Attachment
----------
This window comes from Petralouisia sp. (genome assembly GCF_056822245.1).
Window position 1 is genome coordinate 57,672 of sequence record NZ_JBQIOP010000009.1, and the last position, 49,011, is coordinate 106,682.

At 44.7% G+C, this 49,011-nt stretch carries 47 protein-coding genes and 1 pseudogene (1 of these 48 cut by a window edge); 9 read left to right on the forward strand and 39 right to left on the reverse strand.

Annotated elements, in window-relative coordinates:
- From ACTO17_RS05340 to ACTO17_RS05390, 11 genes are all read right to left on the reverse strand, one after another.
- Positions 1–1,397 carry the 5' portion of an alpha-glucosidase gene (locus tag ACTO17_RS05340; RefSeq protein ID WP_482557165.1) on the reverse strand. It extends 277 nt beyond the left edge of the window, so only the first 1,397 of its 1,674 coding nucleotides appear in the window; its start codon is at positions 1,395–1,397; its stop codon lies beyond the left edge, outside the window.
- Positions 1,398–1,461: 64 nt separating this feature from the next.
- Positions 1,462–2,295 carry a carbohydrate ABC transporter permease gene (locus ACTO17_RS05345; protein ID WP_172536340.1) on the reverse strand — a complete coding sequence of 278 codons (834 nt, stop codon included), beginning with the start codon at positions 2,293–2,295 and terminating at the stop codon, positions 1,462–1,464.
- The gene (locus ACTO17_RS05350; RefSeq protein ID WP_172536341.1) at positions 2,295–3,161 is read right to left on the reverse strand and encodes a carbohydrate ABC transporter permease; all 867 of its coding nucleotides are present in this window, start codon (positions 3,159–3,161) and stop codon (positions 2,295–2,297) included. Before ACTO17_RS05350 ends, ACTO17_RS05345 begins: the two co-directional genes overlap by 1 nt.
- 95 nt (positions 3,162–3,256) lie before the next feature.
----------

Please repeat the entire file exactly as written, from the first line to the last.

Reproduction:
This window comes from Petralouisia sp. (genome assembly GCF_056822245.1).
Window position 1 is genome coordinate 57,672 of sequence record NZ_JBQIOP010000009.1, and the last position, 49,011, is coordinate 106,682.

At 44.7% G+C, this 49,011-nt stretch carries 47 protein-coding genes and 1 pseudogene (1 of these 48 cut by a window edge); 9 read left to right on the forward strand and 39 right to left on the reverse strand.

Annotated elements, in window-relative coordinates:
- From ACTO17_RS05340 to ACTO17_RS05390, 11 genes are all read right to left on the reverse strand, one after another.
- Positions 1–1,397 carry the 5' portion of an alpha-glucosidase gene (locus tag ACTO17_RS05340; RefSeq protein ID WP_482557165.1) on the reverse strand. It extends 277 nt beyond the left edge of the window, so only the first 1,397 of its 1,674 coding nucleotides appear in the window; its start codon is at positions 1,395–1,397; its stop codon lies beyond the left edge, outside the window.
- Positions 1,398–1,461: 64 nt separating this feature from the next.
- Positions 1,462–2,295 carry a carbohydrate ABC transporter permease gene (locus ACTO17_RS05345; protein ID WP_172536340.1) on the reverse strand — a complete coding sequence of 278 codons (834 nt, stop codon included), beginning with the start codon at positions 2,293–2,295 and terminating at the stop codon, positions 1,462–1,464.
- The gene (locus ACTO17_RS05350; RefSeq protein ID WP_172536341.1) at positions 2,295–3,161 is read right to left on the reverse strand and encodes a carbohydrate ABC transporter permease; all 867 of its coding nucleotides are present in this window, start codon (positions 3,159–3,161) and stop codon (positions 2,295–2,297) included. Before ACTO17_RS05350 ends, ACTO17_RS05345 begins: the two co-directional genes overlap by 1 nt.
- 95 nt (positions 3,162–3,256) lie before the next feature.